Ed Janus

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Ed Janus is a writer, independent audio journalist and oral historian. He has lived in Madison, Wisconsin for over 40 years where he is well known for having brought baseball and world-renowned beers[1] to that city.

Janus was born in Washington, D.C. in 1945 and was graduated from Lake Forest College in 1968 with honors for his thesis on the dramaturgy of political demonstrations. He worked for a year as a community organizer with The West Side Organization and the Southern Christian Leadership Council in Chicago in 1966-67, where he was deeply influenced by Dr. Martin Luther King, Jr.

Eschewing an academic career, Janus became a city bus driver in Evanston, Illinois (“the second best job I ever had”) and later a dairy farmer (“the best job I ever had”) in Soldiers Grove, Wisconsin where he and his partners milked 30 cows and plowed, planted and harvested 250 acres. As he writes in his book, Creating Dairyland :

I got mud, manure, and milk on my boots for the first time in 1973 when I became a novice dairyman on a thirty-acre farm in Crawford County. And although I no longer wear boots, that milk remains indelibly on my soul.

Janus was a member of the Phoenix Fellowship, a group whose members were well known in Madison as the creators of the Ovens of Brittany and Bakers Rooms, restaurants that changed the landscape of food in Madison.

In the early 1980s Janus led a group that brought professional, small town baseball back to Madison after an absence of 40 years. Madison Muskies Baseball became more than a game; it became a summertime outlet for community-based zaniness. So popular were the games and the zaniness, that CBS Nightly News, CNN and National Public Radio reported on them.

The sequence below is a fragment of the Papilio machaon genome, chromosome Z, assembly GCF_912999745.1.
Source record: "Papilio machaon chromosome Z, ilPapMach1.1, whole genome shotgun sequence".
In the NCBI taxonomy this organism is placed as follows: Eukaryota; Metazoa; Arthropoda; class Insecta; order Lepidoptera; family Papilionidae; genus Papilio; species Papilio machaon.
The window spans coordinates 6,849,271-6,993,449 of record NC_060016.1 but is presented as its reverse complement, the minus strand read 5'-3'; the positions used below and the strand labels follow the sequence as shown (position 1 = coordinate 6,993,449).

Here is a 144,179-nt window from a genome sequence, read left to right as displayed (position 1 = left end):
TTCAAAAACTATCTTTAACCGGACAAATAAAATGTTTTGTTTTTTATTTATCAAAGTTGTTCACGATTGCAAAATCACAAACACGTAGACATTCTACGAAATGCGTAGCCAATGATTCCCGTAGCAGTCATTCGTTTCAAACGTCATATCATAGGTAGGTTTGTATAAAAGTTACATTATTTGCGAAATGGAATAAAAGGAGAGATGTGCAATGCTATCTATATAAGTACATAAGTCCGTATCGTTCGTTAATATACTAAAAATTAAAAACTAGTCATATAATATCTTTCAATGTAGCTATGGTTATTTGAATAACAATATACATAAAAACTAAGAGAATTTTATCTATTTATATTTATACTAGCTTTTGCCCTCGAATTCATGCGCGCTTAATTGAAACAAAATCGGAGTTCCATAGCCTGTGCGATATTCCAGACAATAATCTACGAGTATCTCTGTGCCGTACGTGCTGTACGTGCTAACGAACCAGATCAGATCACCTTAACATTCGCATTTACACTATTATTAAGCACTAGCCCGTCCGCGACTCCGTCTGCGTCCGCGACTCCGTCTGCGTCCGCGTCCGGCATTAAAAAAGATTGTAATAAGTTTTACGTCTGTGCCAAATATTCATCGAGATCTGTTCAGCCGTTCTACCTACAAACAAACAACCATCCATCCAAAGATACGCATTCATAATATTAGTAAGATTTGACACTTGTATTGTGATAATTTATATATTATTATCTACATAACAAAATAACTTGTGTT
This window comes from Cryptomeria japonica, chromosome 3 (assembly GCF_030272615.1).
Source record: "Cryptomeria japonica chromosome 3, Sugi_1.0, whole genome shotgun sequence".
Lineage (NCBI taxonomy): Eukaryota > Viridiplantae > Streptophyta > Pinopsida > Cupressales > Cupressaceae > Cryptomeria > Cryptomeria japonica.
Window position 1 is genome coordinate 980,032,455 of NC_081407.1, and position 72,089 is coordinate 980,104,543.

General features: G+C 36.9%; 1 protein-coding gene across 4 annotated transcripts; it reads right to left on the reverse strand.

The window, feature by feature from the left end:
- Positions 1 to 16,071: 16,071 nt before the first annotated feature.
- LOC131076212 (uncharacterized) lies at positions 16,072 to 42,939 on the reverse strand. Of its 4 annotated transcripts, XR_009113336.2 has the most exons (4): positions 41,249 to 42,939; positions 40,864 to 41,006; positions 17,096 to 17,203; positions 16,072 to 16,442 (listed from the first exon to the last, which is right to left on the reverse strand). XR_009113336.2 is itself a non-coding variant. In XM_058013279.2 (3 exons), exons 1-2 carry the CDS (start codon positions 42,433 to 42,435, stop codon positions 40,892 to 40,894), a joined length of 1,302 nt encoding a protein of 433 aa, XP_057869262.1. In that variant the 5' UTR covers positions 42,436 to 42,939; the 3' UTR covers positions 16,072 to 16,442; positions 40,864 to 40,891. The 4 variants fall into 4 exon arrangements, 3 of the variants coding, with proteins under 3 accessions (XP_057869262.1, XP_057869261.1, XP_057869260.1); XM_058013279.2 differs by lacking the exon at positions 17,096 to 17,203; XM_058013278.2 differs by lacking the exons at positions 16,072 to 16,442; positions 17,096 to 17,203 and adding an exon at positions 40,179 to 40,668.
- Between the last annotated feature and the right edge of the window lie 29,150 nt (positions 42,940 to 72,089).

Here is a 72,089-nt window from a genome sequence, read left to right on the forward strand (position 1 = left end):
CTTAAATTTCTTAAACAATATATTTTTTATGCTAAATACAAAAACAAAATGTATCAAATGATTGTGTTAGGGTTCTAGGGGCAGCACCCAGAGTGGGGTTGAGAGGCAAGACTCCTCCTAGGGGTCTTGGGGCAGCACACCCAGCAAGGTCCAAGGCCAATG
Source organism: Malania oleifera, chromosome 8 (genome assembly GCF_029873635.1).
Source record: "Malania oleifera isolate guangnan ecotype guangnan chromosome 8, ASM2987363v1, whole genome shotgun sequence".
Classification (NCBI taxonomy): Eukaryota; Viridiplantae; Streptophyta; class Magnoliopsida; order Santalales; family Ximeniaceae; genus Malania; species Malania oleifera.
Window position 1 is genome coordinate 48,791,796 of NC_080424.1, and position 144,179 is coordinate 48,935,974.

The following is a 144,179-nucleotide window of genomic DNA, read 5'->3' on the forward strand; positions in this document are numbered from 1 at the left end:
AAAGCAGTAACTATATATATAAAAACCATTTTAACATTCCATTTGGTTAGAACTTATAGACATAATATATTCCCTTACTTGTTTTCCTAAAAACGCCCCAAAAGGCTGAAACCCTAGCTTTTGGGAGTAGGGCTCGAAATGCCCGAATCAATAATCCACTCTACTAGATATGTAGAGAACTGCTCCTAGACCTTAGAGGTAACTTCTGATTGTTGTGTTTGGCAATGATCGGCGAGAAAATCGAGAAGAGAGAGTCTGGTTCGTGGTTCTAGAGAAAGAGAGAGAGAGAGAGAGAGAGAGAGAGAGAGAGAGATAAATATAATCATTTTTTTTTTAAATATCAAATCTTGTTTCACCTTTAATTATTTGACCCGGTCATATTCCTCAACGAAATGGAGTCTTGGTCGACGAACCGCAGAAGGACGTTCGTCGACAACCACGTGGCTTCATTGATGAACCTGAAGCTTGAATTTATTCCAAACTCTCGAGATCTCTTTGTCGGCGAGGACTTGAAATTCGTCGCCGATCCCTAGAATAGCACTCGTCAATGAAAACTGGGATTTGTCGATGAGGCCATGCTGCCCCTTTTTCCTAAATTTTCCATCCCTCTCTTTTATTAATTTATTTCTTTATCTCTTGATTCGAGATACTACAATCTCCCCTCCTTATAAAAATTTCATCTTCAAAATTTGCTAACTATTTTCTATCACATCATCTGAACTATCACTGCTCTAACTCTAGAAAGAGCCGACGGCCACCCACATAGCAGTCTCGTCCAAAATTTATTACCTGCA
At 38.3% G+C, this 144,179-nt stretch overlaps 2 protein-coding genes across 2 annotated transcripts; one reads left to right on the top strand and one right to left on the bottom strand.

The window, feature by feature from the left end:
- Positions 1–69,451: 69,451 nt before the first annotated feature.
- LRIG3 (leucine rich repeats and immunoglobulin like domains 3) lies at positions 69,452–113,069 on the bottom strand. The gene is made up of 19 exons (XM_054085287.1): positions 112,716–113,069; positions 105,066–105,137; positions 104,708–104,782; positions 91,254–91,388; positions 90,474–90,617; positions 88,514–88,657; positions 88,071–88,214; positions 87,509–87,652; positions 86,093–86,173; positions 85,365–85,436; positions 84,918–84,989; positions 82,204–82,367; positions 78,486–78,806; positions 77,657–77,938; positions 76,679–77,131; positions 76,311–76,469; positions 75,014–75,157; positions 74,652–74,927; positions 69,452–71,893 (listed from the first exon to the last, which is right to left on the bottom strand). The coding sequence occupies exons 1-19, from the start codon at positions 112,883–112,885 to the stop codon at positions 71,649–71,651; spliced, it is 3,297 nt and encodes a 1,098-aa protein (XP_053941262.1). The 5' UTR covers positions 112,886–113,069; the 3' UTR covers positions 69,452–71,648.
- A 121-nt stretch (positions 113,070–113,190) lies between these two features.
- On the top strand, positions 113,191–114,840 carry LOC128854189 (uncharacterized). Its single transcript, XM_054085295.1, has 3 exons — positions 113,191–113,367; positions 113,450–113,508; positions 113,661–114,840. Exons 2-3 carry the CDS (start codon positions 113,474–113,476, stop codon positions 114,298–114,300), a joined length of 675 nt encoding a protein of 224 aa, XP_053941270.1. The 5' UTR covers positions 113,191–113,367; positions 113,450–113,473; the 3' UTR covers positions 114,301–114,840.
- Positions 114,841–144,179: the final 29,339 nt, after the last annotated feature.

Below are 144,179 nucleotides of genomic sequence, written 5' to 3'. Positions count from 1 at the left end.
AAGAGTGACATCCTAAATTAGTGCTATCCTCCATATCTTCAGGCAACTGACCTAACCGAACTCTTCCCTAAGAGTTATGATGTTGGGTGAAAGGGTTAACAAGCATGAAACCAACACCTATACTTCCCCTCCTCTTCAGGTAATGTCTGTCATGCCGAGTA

While he served as the general manager of the Muskies, Janus was working on developing a small, local brewery. At the time (1983–84) there was a mere handful of new local breweries in the U.S. Janus and his partners decided to create authentic German beers such as might have been brewed in Wisconsin early in the century. They also wanted a brewery that paid homage to craftsmanship, individual taste and small-scale enterprise.

Since micro-breweries were an unknown business at the time, investors did not know what to make of the idea. Janus and his partners decided that rather than raising money privately, they would go right to the beer drinking, brewery-loving people of Wisconsin. In a series of humorous radio and print advertisements and public meetings around Wisconsin, Janus and his partners were able to raise more than $1.5 million from state residents in a most unusual stock offering – an IPO connected only to a business plan, not an on-going business. For his efforts, or chutzpah, Janus was nominated by the state securities commissioner for an Arthur Young Wisconsin Entrepreneur of the Year award. (He received an honorable mention.)

Capital Brewery brewed its first beers in 1986. In 1998 it was named as the top brewery in the U.S. and seventh best in the world, at the Beverage Testing Institute's World Beer Championships in Chicago.